How Aunty got her groove back

Who would have thought the Australian Broadcasting Corporation, known affectionately by so many Australians as ‘Aunty’, would be sitting at the forefront of digital innovation and engagement in the year 2013?

Well, it happened – the ABC is kicking goals in the digital space. From its early development in catch-up television, in the form of iView, to its countless digital apps that cover everything from children’s games to foreign news coverage, the ABC has managed to expand its reach to almost every demographic in the country.

This time last year Angela Clark took on the role of director of innovation, and she has made it her mission to continue to unlock the value of content that she says the ABC has always had ­­- it’s just now they’re getting really good at sharing it.

“Our digital strategy is about how to engage audiences in a more productive way,” she tells Marketing.

The ABC has seen particular success in its social media presence. Clark counts social media as one of the ABC’s greatest assets, with not only the official ABC accounts creating traction, but the assembly of ABC personalities also engaging with their audience and enjoying a much larger reach with the help of social media.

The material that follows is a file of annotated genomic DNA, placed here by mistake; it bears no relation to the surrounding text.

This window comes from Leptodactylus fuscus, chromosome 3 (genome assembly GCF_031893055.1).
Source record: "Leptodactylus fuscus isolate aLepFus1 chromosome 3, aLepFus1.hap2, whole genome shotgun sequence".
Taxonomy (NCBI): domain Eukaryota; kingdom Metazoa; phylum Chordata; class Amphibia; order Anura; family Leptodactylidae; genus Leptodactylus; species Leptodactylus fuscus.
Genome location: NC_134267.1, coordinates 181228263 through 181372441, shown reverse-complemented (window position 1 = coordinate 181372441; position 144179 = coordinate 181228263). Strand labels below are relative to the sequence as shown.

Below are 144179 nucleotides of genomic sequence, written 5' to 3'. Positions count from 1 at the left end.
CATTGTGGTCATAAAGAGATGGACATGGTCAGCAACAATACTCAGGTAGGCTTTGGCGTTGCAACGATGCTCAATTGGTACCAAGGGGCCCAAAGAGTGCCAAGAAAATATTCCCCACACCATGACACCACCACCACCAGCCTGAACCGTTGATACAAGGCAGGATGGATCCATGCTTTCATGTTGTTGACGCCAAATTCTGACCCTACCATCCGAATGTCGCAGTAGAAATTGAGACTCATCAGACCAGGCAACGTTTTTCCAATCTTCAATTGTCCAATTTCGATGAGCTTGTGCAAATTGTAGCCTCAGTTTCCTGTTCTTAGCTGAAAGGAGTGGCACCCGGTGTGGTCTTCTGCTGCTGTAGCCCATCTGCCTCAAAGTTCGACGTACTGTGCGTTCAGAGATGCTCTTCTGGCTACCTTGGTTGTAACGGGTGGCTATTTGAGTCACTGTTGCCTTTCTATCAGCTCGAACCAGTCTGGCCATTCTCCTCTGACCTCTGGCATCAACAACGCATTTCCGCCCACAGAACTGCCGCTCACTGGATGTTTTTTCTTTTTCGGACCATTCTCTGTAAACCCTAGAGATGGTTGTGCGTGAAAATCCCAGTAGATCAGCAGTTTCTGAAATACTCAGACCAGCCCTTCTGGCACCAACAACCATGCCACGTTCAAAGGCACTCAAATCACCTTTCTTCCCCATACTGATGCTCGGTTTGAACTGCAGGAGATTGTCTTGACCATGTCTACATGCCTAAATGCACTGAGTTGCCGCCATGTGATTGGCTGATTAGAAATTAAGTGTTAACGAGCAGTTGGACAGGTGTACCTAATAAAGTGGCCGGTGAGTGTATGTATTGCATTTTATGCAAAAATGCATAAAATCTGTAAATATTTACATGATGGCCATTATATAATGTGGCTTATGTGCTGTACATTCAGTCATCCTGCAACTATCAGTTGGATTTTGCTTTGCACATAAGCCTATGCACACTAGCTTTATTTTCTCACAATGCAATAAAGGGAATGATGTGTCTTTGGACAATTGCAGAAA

“I think the social media stuff has been really beneficial for the ABC’s brand and for new ways of following the news, but the space evolves so quickly, there is always so much more for us to learn,” Clark says.

Internally, the ABC has made a lot of changes, becoming more open and transparent with the community about things they are working on. Trying to increase the level of engagement from the community is something that Clark says will continue to be a major focus for the rest of the year. There has also been a greater push for creativity and ideas within the organisation, which Clark says has been invaluable in transitioning the brand.

“We could never say that we haven’t got a long way to go. We are always looking at what we have done and saying there is always so much more to do.

“The digital space evolves so quickly, and a lot of the time it feels like the audience is actually ahead of us, and the exciting challenge is to meet their needs.”

Maintaining engagement with TV and radio is becoming an increasingly tricky business. It’s getting harder for all media outlets to reach younger audiences on broadcast, which is where Clarke asserts that the ABC’s online and mobile assets have been so important to the ABC brand.

“I think there is an enormous opportunity for us to broaden our brand and its appeal with our online presence to all age groups, and to potentially reach audiences that we traditionally haven’t reached before.”

Looking ahead, Clarke’s to-do list for the ABC is long and evolving, with the focus on staying relevant and evolving with the consumer being among the top priorities.

“I think perhaps one of the most important things to think about as an organisation is how we are going to be able to respond rapidly changing needs, and to think about our culture as a product – so we worry less about what we are producing today and worry more about the ways in which we can produce something that will be relevant tomorrow.”